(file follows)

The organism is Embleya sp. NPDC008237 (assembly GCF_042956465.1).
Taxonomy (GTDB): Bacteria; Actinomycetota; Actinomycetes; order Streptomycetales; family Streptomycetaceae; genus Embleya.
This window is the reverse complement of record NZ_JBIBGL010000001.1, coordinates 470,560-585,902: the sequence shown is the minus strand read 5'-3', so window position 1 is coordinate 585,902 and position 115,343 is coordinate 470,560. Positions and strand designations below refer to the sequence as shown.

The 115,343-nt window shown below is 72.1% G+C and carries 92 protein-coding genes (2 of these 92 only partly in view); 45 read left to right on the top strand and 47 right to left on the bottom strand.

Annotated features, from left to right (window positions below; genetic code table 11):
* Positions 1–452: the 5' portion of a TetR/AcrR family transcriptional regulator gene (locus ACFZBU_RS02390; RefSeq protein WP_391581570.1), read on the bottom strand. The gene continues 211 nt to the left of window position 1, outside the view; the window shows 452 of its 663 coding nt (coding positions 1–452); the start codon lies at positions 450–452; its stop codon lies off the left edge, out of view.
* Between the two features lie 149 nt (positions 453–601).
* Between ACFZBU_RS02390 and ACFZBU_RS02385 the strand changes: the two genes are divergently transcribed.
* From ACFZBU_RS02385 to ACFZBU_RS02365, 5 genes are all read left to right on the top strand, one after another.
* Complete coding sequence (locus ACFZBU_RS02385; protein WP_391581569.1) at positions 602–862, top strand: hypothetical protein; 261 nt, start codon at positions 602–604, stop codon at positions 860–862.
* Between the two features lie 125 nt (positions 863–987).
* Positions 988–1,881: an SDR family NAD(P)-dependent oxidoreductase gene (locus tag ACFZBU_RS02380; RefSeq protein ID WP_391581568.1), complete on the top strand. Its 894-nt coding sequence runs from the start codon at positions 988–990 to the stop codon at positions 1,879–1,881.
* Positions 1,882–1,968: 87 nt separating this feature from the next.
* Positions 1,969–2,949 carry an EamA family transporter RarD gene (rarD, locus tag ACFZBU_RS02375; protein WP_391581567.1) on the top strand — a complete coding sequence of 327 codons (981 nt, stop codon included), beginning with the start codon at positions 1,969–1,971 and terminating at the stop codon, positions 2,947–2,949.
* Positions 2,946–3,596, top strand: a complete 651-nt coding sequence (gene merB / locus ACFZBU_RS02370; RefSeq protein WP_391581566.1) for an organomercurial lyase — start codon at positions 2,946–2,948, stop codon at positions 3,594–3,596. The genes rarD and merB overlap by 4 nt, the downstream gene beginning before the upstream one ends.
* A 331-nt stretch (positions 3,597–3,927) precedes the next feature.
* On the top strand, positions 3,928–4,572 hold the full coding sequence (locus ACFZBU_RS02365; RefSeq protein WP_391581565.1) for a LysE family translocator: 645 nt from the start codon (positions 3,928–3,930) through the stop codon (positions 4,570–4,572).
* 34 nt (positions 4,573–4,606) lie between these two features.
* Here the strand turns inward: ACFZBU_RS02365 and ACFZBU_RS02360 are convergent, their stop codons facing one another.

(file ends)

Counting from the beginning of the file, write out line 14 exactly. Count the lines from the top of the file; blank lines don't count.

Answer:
* Positions 1,969–2,949 carry an EamA family transporter RarD gene (rarD, locus tag ACFZBU_RS02375; protein WP_391581567.1) on the top strand — a complete coding sequence of 327 codons (981 nt, stop codon included), beginning with the start codon at positions 1,969–1,971 and terminating at the stop codon, positions 2,947–2,949.